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Adventures in Scotland: How to Make the Most of Your Trip

Kiel ChristiansonBy Kiel Christianson,
Senior Writer

GLASGOW, SCOTLAND -- One week ago, after arriving very early in the morning in Glasgow, I was informed by the dour crew at the Alamo rental car desk that I could not receive the mini-van reserved for me without a pre-pay voucher. Problem was, the voucher was 2,500 miles away in the possession of my brother-in-law, whom, along with two other in-laws, I was to pick up the following day in Edinburgh to begin our "Golf Trip of a Lifetime."

Dialing with a ferocity born of frustration, hunger, and a red-eye flight from Toronto, I reached the voice mail of Jeremy Findlay of Tayleur Mayde Golf Tours. Mr. Findlay had helped my brother-in-law (who had never before set foot outside of the U.S.) plan this dream golf extravaganza, and I sincerely hoped that he could set the Alamo drones straight.

Within a short while, Mr. Findlay phoned me to say that he had indeed settled the issue, having had to withdraw himself from a golf competition and return to his office to do so. I drove away from the Alamo car lot not only wondering what sort of moron names a company after an infamous military defeat, but also grateful that my brother-in-law had arranged our trip through a Scottish tour company that was always within reach, just in case further snags arose.

Fortunately for us, none did. Now, sitting over a pint in a cozy Glaswegian pub, I find myself emitting one long sigh of contentment after another. Just this morning, I saw my father-in-law and two brothers-in-laws off at the Glasgow airport, and in so doing, marked the official end of our once-in-a-lifetime golf trip to the birthplace of the game.

So how does a group of golf buddies - in-laws, no less! - plan and execute a dream vacation to Scotland? Where does one start? Who does one call? How do you reach the point where you find yourself contentedly sipping a pint and recalling all of the things that didn't go wrong?

What follows is a "How To" for planning a golf trip to Scotland, from the point of view of a golf tourist who sweats the details, not a golf journalist who gets ferried from course to course on a cushy press trip.

Start planning EARLY!

Whether you decide to employ a tour company to help arrange your trip, or decide to go solo, it is utterly critical than you begin planning EARLY. According to Mr. Findlay of Tayleur Mayde Golf Tours, not doing so is the single most frequent mistake golfers from abroad make when planning a trip to Scotland.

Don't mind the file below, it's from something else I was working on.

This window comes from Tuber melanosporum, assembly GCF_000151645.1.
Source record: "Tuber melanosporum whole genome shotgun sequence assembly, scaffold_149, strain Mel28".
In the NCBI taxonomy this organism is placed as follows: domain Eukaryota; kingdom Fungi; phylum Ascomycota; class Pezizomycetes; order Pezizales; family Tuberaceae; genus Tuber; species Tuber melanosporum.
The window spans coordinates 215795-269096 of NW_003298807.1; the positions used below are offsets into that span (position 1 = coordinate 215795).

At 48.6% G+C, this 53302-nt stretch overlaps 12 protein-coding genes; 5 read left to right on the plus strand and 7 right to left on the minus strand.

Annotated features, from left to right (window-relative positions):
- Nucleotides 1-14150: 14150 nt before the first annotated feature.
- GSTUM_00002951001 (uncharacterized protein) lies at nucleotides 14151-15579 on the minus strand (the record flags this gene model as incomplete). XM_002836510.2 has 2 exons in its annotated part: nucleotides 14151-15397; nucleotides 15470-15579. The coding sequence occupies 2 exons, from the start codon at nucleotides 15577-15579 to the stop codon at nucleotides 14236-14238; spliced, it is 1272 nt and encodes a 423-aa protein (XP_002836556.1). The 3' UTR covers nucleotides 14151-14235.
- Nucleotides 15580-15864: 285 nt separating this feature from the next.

"People often simply don't believe us when we say that if they want to secure a confirmed tee time on The Old Course, they must begin the process at least a year in advance," laments Findlay. "In fact, if you were planning a trip in 2004, it is a good time to begin right now. 2003 tee times at the Old Course are already filling up."

However, it is also a common mistake to believe that one can never get on the major courses without advanced planning. According to Carolyne Nurse, Communications Director for the St. Andrews Links Trust, single players - perhaps in town on business or as part of a non-golfing tour - believe that they won't ever get on The Old Course. They are unfamiliar with the ballot system and walk-on possibilities available to singles and twosomes.

"They're also unaware that here at St. Andrews, there are five 18-hole courses and one 9-hole course," Nurse continues. "So golfers should always bring their clubs, even if they haven't made advanced tee times. And be sure to bring a current handicap card as well, if you want to play The Old Course."

Research the courses

Findlay echoes Nurse's point: "I would like to stress to people coming from abroad that The Old Course is not the be-all and end-all to Scottish golf. There are so many hidden gems that golf tourists have never heard of. A tour operator who has played all the courses can help point these out."

For example, Findlay points out that golf did not, in fact, begin at St. Andrews. "Golf was first played at a place called Old Musselburgh outside of St. Andrews. It's a 9-hole course inside an old horseracing track. And you can still go there today and play it with hickory-shafted clubs and featheries."

There are, in fact, a dizzying number of golf courses in Scotland. Just in the St. Andrews area alone are enough to play 36 holes a day for over two weeks. According to Nurse, one of the typical mistakes golf tourists make is trying to play too many courses spread out over the entire nation. "You can' t plan to play The Old Course in the morning and then drive north to Royal Dornoch for an afternoon round," she warns. "On the map, it doesn't look so far, but it takes a long time to drive through the countryside."

In choosing courses for us to play (ten in five days!), my brother-in-law used two criteria: (1) The course had to have either hosted the British Open or have hosted a qualifying round for the Open. (2) The course had to be highly recommended by Jeremy Findlay, whose taste in courses turned out to be impeccable. These criteria served us well; we were disappointed with none of them. (And most will be reviewed here in future issues.)

Pace yourself, and hire caddies

Another common error in judgment golfers make is planning too much golf, for example ten rounds in five days. Golf in Scotland is a different game than in the states: There are no motorized carts ("buggies"), and walking 36 holes into the teeth of the wind and rain blowing off the North Sea can wear out even the fittest golfer. There are other things to do in Scotland (to be enumerated in a future article), so at least consider playing 36 holes only every other day. And whether you golf all day every day or see some sights, be sure to pack a quality rain suit, as the weather changes more quickly and more often than a teenage girl before a big date.